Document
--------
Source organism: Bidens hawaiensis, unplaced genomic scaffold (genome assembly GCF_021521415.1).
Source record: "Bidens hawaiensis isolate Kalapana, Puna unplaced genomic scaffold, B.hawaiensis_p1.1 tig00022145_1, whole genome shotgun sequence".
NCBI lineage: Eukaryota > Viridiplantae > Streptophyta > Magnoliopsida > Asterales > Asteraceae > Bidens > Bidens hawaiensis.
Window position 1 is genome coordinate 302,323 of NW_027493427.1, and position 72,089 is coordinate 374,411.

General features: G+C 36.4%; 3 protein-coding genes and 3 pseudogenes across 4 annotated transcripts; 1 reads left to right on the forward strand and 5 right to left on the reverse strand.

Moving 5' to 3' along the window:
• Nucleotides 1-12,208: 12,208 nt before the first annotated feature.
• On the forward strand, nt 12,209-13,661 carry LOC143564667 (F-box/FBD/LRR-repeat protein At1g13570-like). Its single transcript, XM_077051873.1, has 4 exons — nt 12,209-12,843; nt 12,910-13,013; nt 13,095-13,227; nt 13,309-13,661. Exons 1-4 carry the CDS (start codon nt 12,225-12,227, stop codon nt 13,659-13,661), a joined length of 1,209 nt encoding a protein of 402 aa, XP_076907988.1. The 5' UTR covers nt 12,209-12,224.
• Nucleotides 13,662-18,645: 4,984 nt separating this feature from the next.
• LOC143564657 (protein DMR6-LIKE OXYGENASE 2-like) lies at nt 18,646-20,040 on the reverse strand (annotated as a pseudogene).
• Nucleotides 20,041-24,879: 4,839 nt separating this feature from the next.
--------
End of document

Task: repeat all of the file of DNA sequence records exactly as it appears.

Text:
Source organism: Bidens hawaiensis, unplaced genomic scaffold (genome assembly GCF_021521415.1).
Source record: "Bidens hawaiensis isolate Kalapana, Puna unplaced genomic scaffold, B.hawaiensis_p1.1 tig00022145_1, whole genome shotgun sequence".
NCBI lineage: Eukaryota > Viridiplantae > Streptophyta > Magnoliopsida > Asterales > Asteraceae > Bidens > Bidens hawaiensis.
Window position 1 is genome coordinate 302,323 of NW_027493427.1, and position 72,089 is coordinate 374,411.

General features: G+C 36.4%; 3 protein-coding genes and 3 pseudogenes across 4 annotated transcripts; 1 reads left to right on the forward strand and 5 right to left on the reverse strand.

Moving 5' to 3' along the window:
• Nucleotides 1-12,208: 12,208 nt before the first annotated feature.
• On the forward strand, nt 12,209-13,661 carry LOC143564667 (F-box/FBD/LRR-repeat protein At1g13570-like). Its single transcript, XM_077051873.1, has 4 exons — nt 12,209-12,843; nt 12,910-13,013; nt 13,095-13,227; nt 13,309-13,661. Exons 1-4 carry the CDS (start codon nt 12,225-12,227, stop codon nt 13,659-13,661), a joined length of 1,209 nt encoding a protein of 402 aa, XP_076907988.1. The 5' UTR covers nt 12,209-12,224.
• Nucleotides 13,662-18,645: 4,984 nt separating this feature from the next.
• LOC143564657 (protein DMR6-LIKE OXYGENASE 2-like) lies at nt 18,646-20,040 on the reverse strand (annotated as a pseudogene).
• Nucleotides 20,041-24,879: 4,839 nt separating this feature from the next.